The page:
When in Russia, expect the unexpected… — Part II

When we arrived at the parking area next to host, Oleg looked concerned and kept silent. “What happened?” I asked. “I can’t reach the host,” he said, “I even don’t know whether she is home or not.”

There was an old clock abandoned on the street. It tolled two. The two young men who were waiting for the host felt as if the waiting would never end. Driven by my impatience and exhaustion, I asked Oleg to drive me to any hostels in the neighborhood. When he was about to turn the engine, his mobile phone rang and he learned that the host was back to home.

My host was called Sima, a young lady who was currently living on her own. Her English was not perfect but we communicated with the help of Google Translate. “Tell me something about yourself.” She typed on Google Translate. I showed her the pictures I took during my sojourn in Western Europe and Asia. “Sometimes we are envious about those people who are free to travel every part of the world.” She typed on the translator.

Before my stay in Russia, I did read a bit about its history. Since the end of Second World War, the Iron Curtain was formed, and that served as the ideological and military barrier that isolated the USSR from the rest of the world (source). Given the political instability and the totalitarian state, most Russians in those days could only flee to achieve their freedom. Strangely, such sense of isolation and lack of freedom somehow is still shared by some inhabitants of the contemporary Russia.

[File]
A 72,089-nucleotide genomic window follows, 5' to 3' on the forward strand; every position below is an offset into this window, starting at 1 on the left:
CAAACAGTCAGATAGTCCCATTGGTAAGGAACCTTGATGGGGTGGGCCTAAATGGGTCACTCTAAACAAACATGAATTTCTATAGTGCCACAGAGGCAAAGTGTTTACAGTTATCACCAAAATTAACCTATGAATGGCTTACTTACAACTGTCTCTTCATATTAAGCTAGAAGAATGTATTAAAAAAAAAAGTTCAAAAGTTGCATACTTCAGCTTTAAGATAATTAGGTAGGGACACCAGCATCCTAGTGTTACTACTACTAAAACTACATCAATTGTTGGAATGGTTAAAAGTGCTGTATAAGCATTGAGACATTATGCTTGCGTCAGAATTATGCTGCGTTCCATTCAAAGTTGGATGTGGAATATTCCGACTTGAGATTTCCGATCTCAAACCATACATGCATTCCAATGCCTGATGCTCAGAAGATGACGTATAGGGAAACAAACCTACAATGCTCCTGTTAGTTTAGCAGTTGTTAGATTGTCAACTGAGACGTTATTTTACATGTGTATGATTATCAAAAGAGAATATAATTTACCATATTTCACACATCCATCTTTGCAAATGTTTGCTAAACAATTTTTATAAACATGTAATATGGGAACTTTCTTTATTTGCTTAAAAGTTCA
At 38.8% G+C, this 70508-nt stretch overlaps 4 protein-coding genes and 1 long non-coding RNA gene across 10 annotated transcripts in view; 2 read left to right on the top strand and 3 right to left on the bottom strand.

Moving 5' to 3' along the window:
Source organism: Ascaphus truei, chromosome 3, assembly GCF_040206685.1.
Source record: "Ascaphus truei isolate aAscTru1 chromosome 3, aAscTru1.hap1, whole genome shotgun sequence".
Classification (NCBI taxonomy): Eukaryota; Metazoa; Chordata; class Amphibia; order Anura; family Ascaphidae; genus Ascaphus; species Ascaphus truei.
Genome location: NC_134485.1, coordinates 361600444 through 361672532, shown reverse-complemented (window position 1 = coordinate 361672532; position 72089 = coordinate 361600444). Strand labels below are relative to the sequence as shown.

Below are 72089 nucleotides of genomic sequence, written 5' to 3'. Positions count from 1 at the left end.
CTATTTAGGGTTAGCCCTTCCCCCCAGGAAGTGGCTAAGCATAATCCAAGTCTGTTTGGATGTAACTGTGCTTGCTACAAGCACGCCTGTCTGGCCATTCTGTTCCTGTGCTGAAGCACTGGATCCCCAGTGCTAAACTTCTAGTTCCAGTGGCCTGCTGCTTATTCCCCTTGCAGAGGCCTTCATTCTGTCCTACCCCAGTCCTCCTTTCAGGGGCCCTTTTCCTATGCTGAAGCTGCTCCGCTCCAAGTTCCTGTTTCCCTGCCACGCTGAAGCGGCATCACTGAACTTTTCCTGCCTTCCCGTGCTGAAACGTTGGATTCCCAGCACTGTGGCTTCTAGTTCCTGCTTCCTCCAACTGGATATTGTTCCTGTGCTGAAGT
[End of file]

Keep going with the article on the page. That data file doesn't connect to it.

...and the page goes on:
Sima told me, her grandfather was the White Army and her mum’s family fled to far eastern part of Russia, and Sima came back to the South West and studied. “My mum is anticipating her reunion to the region after my graduation.”

We fell asleep after our long but uneasy talk with an electronic translator. In the next morning, I went to the migration office to report my arrival. There were many cracks in the old door, eaten up by age, and each of them seems to tell a story about the old Russia.

When I entered the migration office during the office hours, the receptionist told my local buddy that the chief officer might or might not come back today.

I started to see the wisdom packed in the quote of my Russian friend: “When in Russia, do expect the unexpected.” Unpredictability became part of the everyday life in Russia, from its past to present, and more importantly, the mentality of its people.

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About Brian Yeung

Growing up in Hong Kong, pearl of the orient, I have been exposed to many cultures throughout my upbringing, from Sushi to British Top Talents and Tetris. And yet, after my stay in Europe, Russia and Southeast Asia for study and work, I realise a lot of cultural perception and presentation are just myths and stereotypes. Exploring the real accent of a particular country and its culture becomes my agenda of traveling. I value travel as a way to discover the diversity of life choices. After all, life is just the consequence of our many life choices; the one who is aware of its diversity is the luckiest person alive.

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